PETALING JAYA: Countries around the world are recommending medical marijuana for the management of muscle spasms caused by multiple sclerosis, nerve pain and seizure disorders, nausea from chemotherapy for cancer, poor appetite and weight loss caused by chronic illnesses such as HIV.
However, while there are advocates for the introduction of medical marijuana in Malaysia, there is also much push back, surprisingly from the medical profession itself.
Malaysian Medical Association president Dr Koh Kar Chai said all available evidence on medical marijuana as a treatment of diseases or as complementary medicine need to be properly scrutinised by local experts and its feasibility studied and evaluated before it is decided upon.
“It is not something that can be decided overnight,” he told theSun.
Koh said apart from scientific evidence, the government needs to take into consideration licensing and regulations, as well as legislation for the responsible sale and use of medical marijuana, if at all it is approved by the authorities.
“Our biggest concern is that without proper legislation and regulations, such items can be open to abuse,” he said.
However, Malaysian Awareness Society (Masa) legal adviser Datuk Farhan Maaruf said general medical practitioners may be a good reference for basic illnesses, but when it comes to marijuana, it is the botanists, pharmacists, biologists and chemists whose opinions should be sought, since they are the ones who study the plant and its chemical compounds.
“While we also acknowledge the concerns raised by general medical practitioners on the misuse of marijuana, my advice to them is to first obtain the correct information from the right sources before making their professional opinions known,” he said.
Farhan, a criminal lawyer who has been involved in numerous drug-related cases, said various sections of the Dangerous Drugs Act 1952 mention the drug. Section 4 mentions the import of marijuana, Section 5 concerns export, Section 6 relates to possession and Section 7 deals with cultivation.
“But the Act also has provisions that allow the import, possession and export of marijuana, as long as it is authorised by the relevant ministry in charge of general health, which can be interpreted as the Health Ministry.”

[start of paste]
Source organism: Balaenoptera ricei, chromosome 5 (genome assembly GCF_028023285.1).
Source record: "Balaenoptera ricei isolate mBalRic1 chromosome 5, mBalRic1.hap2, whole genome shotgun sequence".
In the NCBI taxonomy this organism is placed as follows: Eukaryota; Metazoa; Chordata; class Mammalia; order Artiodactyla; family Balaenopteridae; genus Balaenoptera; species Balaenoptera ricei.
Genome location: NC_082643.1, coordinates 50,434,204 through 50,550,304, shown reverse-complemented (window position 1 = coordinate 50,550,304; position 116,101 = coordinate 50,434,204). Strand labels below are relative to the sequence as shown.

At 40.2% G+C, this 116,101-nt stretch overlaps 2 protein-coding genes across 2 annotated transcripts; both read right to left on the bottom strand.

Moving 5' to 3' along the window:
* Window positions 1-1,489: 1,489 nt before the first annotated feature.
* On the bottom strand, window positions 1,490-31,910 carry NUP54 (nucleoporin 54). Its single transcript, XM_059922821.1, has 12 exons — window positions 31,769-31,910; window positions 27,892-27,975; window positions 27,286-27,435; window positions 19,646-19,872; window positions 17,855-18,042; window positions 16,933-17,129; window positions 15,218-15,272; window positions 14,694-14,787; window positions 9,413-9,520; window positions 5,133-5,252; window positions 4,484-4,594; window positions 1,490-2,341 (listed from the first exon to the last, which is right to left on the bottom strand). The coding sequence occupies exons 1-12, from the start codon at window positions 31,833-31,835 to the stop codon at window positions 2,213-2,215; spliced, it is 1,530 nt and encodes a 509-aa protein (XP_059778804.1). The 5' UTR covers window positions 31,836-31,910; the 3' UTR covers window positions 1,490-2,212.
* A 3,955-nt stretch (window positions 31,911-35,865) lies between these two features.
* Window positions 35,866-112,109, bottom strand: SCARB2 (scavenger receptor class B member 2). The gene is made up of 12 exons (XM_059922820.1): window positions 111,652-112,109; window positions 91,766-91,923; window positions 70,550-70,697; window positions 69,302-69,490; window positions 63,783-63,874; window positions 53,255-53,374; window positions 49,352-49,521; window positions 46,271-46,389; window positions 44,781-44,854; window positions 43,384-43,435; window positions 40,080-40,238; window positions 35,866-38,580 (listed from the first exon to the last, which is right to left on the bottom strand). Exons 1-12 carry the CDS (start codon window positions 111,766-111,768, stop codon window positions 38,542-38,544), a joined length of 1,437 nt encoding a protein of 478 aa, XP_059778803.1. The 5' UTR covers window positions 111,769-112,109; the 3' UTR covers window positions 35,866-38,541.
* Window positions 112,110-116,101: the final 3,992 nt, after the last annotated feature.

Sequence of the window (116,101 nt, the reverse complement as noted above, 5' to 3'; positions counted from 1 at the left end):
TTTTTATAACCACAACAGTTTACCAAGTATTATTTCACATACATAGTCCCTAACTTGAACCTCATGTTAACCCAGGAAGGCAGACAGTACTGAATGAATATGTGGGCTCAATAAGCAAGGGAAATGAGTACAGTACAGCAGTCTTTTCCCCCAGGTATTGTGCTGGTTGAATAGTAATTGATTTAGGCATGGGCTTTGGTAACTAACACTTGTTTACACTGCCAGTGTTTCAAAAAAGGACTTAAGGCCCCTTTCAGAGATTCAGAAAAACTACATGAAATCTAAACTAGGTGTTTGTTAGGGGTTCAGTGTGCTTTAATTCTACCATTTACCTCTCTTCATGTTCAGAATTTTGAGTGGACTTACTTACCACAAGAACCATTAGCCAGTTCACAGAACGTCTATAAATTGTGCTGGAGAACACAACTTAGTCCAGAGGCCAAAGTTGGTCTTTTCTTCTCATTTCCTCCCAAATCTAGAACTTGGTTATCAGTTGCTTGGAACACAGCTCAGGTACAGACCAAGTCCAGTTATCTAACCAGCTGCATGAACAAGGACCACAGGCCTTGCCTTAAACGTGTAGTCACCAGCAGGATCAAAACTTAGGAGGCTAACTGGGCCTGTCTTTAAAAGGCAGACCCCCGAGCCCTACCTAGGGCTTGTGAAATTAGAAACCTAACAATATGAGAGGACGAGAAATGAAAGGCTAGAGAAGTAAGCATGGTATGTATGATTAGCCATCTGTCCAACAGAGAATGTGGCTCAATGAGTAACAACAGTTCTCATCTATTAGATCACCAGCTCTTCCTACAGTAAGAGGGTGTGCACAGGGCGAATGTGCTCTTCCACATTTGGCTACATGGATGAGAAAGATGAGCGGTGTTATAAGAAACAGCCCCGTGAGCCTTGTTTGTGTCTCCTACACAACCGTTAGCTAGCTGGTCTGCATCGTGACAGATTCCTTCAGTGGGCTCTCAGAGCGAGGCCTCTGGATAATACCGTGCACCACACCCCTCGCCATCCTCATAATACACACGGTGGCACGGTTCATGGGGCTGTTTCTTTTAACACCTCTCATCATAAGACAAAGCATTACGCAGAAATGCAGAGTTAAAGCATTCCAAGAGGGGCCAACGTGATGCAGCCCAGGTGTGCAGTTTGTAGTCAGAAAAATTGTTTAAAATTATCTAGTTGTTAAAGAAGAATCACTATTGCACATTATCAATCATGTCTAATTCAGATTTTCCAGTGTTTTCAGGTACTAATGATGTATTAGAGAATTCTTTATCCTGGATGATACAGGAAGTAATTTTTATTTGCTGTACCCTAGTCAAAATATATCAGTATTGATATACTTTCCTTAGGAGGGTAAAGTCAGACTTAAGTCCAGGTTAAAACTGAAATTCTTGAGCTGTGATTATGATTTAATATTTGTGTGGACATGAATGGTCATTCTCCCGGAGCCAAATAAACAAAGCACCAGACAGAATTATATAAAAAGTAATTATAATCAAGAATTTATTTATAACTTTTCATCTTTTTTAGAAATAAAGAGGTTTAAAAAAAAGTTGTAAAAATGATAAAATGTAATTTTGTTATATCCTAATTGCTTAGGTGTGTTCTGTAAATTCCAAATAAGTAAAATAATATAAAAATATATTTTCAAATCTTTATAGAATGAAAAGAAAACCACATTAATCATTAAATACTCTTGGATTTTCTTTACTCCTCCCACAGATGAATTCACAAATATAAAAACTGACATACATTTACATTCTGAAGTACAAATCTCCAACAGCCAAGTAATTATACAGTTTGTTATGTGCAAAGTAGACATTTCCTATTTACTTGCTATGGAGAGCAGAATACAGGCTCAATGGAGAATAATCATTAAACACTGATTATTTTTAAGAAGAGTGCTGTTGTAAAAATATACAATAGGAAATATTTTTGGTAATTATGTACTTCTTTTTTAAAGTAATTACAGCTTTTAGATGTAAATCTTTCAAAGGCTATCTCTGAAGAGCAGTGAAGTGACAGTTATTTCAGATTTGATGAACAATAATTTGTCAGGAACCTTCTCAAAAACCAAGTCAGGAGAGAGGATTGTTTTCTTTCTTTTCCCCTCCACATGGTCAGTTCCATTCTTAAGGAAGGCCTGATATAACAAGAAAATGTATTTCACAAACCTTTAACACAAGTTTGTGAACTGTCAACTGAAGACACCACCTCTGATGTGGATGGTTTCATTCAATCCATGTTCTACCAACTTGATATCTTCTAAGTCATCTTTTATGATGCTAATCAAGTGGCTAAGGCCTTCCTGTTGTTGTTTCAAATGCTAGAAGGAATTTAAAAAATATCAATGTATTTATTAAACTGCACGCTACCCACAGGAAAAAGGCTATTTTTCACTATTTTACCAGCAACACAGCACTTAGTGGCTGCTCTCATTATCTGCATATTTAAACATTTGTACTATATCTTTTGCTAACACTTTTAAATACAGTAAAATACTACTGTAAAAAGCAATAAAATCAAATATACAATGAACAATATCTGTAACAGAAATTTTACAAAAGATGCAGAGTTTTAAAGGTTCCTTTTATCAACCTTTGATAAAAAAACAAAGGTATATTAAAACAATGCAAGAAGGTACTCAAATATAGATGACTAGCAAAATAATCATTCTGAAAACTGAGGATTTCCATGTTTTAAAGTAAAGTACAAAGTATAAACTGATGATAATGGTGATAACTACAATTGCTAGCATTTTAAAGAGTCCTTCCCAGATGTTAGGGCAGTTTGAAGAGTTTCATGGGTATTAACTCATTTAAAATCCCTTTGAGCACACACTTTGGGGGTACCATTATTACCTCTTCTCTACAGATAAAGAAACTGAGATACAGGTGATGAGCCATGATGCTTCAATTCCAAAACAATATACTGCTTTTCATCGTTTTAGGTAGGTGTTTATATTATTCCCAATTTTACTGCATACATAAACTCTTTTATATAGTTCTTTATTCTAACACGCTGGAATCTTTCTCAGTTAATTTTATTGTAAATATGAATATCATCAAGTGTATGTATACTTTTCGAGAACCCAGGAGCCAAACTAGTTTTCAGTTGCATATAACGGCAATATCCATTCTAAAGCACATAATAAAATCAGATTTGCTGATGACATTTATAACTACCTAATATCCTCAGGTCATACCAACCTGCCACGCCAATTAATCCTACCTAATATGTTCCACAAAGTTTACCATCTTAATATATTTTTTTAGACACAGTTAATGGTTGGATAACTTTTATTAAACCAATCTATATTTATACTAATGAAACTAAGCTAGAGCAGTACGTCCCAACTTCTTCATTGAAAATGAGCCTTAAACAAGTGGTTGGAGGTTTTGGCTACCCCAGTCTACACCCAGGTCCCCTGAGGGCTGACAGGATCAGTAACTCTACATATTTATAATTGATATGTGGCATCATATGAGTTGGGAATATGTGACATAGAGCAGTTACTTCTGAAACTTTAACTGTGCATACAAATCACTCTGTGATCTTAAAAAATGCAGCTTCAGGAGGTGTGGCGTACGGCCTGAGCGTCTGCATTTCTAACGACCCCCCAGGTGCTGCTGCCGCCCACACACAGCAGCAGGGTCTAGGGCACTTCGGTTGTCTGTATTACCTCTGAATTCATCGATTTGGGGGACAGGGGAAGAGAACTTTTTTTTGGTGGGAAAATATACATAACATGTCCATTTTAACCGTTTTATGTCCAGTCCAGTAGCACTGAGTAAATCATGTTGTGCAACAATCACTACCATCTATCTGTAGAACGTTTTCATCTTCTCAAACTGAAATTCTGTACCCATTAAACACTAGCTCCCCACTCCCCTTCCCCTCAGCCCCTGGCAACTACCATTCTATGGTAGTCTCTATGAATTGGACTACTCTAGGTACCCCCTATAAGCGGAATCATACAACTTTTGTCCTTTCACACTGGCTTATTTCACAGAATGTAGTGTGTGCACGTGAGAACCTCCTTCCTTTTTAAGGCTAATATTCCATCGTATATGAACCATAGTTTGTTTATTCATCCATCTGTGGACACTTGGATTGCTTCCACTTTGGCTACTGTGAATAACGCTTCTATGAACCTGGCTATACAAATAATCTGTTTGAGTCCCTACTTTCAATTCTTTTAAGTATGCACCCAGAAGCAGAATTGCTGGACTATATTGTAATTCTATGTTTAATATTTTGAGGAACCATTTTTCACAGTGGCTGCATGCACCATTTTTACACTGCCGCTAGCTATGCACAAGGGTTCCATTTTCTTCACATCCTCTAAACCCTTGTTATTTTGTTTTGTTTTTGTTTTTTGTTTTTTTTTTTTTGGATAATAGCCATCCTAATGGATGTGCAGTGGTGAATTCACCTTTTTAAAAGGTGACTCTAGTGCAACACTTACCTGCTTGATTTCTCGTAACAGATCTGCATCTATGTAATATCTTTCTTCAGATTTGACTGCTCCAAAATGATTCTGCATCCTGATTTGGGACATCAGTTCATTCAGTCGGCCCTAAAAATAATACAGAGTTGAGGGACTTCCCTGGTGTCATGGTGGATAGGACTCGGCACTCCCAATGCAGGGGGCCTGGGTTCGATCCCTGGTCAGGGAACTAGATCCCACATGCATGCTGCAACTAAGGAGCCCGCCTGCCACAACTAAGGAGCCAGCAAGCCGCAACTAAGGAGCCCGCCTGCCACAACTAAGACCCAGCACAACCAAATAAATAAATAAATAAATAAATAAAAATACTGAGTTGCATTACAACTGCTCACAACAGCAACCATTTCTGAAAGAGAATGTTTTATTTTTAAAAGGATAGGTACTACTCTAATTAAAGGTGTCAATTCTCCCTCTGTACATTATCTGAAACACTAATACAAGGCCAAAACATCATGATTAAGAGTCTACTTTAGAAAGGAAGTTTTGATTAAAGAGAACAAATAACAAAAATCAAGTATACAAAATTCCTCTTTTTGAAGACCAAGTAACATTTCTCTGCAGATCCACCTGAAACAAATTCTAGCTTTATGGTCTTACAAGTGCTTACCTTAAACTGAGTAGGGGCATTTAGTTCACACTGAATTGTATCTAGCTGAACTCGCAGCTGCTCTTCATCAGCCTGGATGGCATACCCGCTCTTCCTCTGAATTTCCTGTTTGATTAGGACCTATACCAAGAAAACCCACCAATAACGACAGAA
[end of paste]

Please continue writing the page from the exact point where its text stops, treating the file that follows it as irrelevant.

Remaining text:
Farhan stressed that legalising medical marijuana is not the issue, because it is legal in Malaysia if one has permission to use it medically, according to the Act.
“The issue is the government’s refusal to embrace what has been conferred upon by the law. The Health Ministry has failed to acknowledge the positive effects of the marijuana plant and would rather focus on its negative impact,” he said.
Another criminal lawyer, who declined to be named, said there are some three million drug users in the country and of that, 70% or 2.1 million use marijuana.
“A user usually spends about RM600 per month. If we look at the numbers, the marijuana business is valued at RM15.12 billion annually. Someone is making all that money, and it is certainly not the government,” he said.
Farhan added that unlike any other drug used in medication, such as steroids, morphine and heroin, which are all legalised for medical use, marijuana may be the only “drug” under Schedule 1 in the Act that has zero reported cases of death by overdose.
“Everything is subject to abuse, even cigarettes are abused by young users or sugar by diabetics,” said Farhan.
The Malaysian Medical Association’s biggest concern is that without proper legislation and regulations, use of medical marijuana could be open to abuse.